If it's Windows based, which you said it is, I would. I would also try finding some form of host intrusion detection (a program that monitors/audits files that are changing on the server and alerts you to the changes).
Just because you aren't changing files on the server doesn't mean that there isn't a buffer overflow or vulnerability that will allow someone else to change files on the server remotely.
When there's a vulnerability the fact that there's an exploit is usually known within a window of time between discovery and fix distributed, then there's a window of time until you get the fix and apply it. In that time there's usually some form of automated exploit available and script kiddies are running it to expand their bot networks.
Note that this also affect AV's since: new malware created, malware distributed, sample goes to your AV company, AV company analyzes, AV company releases new signature, you update signature, you're supposedly "safe", repeat cycle. There's still a window where it's spreading automatically before you're "innoculated".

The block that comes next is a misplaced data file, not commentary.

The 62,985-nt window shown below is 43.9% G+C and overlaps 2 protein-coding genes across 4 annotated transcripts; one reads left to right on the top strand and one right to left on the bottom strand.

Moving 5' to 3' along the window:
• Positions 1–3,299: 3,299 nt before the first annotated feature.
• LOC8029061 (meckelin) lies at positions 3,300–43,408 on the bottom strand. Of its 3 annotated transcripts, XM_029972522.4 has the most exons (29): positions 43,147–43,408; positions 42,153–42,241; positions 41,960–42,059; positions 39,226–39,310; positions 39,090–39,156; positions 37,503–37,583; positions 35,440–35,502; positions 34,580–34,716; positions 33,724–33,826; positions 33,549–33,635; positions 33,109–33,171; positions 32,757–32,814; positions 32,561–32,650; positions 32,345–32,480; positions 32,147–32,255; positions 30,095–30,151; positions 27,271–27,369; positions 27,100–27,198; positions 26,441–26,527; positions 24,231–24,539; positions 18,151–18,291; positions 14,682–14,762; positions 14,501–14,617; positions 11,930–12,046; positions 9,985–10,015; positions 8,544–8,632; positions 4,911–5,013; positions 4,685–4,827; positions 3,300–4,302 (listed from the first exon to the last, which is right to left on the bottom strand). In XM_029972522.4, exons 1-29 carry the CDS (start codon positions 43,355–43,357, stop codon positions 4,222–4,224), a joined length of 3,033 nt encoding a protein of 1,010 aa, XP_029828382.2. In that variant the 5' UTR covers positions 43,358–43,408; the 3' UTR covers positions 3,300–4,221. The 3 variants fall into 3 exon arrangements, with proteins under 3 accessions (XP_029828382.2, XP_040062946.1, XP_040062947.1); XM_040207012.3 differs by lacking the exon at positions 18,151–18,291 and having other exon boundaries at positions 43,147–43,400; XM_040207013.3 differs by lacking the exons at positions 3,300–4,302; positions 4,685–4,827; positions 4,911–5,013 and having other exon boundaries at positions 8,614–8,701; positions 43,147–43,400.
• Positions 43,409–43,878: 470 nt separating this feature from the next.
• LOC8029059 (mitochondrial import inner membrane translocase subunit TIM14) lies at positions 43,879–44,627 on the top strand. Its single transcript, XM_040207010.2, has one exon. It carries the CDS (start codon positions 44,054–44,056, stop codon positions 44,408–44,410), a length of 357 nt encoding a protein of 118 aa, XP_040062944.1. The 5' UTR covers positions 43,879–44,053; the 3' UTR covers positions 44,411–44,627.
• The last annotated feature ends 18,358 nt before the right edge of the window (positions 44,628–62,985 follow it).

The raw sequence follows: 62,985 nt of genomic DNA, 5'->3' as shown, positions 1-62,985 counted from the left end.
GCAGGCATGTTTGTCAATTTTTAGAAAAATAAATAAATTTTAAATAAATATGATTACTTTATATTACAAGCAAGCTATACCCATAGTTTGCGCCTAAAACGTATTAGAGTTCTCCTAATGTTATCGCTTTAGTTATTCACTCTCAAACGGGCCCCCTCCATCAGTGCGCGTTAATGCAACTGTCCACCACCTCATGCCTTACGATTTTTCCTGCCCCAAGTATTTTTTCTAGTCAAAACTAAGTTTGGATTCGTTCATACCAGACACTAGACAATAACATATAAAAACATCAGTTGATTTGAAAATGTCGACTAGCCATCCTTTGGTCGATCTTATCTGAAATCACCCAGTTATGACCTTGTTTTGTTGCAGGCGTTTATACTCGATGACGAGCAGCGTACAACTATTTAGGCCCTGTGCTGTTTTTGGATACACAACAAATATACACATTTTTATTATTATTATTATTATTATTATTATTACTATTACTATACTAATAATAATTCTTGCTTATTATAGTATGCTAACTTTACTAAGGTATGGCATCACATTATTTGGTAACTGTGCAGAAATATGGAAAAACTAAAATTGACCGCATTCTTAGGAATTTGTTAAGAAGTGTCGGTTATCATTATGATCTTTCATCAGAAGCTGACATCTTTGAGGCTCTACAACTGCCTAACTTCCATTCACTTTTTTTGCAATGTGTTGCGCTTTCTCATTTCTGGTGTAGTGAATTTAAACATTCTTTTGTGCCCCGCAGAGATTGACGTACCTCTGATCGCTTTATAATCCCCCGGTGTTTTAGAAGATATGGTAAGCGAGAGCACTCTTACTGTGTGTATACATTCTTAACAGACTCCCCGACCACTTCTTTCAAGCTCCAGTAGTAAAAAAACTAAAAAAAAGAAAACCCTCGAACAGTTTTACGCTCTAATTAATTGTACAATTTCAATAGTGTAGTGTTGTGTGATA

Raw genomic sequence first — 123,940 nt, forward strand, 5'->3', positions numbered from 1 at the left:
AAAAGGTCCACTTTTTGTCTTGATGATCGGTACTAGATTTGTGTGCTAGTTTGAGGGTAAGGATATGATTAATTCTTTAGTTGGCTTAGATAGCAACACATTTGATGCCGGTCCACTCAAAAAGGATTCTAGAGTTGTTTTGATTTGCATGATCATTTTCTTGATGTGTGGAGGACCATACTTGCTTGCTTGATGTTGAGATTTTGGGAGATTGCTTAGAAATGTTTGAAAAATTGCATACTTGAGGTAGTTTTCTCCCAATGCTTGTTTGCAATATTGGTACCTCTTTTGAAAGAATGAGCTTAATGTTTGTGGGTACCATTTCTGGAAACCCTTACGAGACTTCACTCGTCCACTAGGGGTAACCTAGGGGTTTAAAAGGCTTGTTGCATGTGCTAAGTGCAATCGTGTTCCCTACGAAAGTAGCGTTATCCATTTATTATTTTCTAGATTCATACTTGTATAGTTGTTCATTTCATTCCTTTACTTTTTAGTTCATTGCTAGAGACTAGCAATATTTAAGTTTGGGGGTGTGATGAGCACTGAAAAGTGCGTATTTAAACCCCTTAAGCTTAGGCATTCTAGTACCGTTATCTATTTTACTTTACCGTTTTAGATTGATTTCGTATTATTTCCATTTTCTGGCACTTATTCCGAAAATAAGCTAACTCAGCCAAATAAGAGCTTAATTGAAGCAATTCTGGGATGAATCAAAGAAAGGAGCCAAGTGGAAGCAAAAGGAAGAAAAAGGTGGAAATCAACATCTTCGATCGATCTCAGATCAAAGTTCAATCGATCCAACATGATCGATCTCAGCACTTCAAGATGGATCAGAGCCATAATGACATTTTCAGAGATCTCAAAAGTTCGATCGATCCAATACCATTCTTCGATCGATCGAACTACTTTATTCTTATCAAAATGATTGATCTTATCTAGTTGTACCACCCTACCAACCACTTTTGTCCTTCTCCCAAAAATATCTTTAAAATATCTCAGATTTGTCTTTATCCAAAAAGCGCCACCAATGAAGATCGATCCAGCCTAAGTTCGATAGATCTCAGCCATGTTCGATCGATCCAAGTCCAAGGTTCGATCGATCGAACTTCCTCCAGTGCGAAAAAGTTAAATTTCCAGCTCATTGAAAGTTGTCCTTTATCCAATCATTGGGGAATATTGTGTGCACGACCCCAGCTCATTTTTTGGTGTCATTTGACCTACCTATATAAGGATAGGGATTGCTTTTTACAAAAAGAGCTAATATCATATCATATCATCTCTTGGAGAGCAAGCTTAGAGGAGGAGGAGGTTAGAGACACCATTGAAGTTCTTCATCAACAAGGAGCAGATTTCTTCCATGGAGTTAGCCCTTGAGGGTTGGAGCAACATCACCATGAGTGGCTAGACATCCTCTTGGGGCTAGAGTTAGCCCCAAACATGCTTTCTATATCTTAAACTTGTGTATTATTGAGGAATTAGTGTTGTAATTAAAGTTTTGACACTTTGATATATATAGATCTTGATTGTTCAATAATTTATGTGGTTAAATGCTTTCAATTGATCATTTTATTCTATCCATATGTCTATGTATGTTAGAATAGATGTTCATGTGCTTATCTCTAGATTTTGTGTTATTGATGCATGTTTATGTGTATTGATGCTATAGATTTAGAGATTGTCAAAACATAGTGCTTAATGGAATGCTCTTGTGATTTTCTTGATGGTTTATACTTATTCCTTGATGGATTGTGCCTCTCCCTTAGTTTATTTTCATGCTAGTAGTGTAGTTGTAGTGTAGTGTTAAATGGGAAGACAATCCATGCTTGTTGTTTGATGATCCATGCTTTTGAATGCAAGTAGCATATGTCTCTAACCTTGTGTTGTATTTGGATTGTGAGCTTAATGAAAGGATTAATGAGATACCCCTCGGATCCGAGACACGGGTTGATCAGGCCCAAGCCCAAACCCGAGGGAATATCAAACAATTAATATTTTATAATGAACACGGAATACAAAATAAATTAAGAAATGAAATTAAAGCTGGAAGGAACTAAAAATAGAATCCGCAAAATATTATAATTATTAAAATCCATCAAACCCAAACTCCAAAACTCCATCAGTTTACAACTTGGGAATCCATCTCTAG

Ideally you could just run something that checks for file changes and alerts you, like TripWire or similar functionality, and keep logs on another machine that is kind of isolated from use so if the system is compromised the logs aren't altered. The trouble is that once the file is detected as new or altered you are already infected and once you're infected or an intruder is in it's too late to trust that the machine hasn't had other changes. If someone has cracked the system they could have altered other binaries.
Then it becomes a question of do you trust the checksums and host intrusion logs and your own skills that you cleaned up everything, including rootkits and Alternate Data Stream files that are possibly in there? Or do you do the "best practices" and wipe and restore from backup, since the intrusion logs should at least tell you when it happened?
Any system connected to the Internet running a service can be exploited potentially. If you have a system connected to the Internet but not actually running with any services I'd say you're most likely safe. Web servers do not fall under this category :-)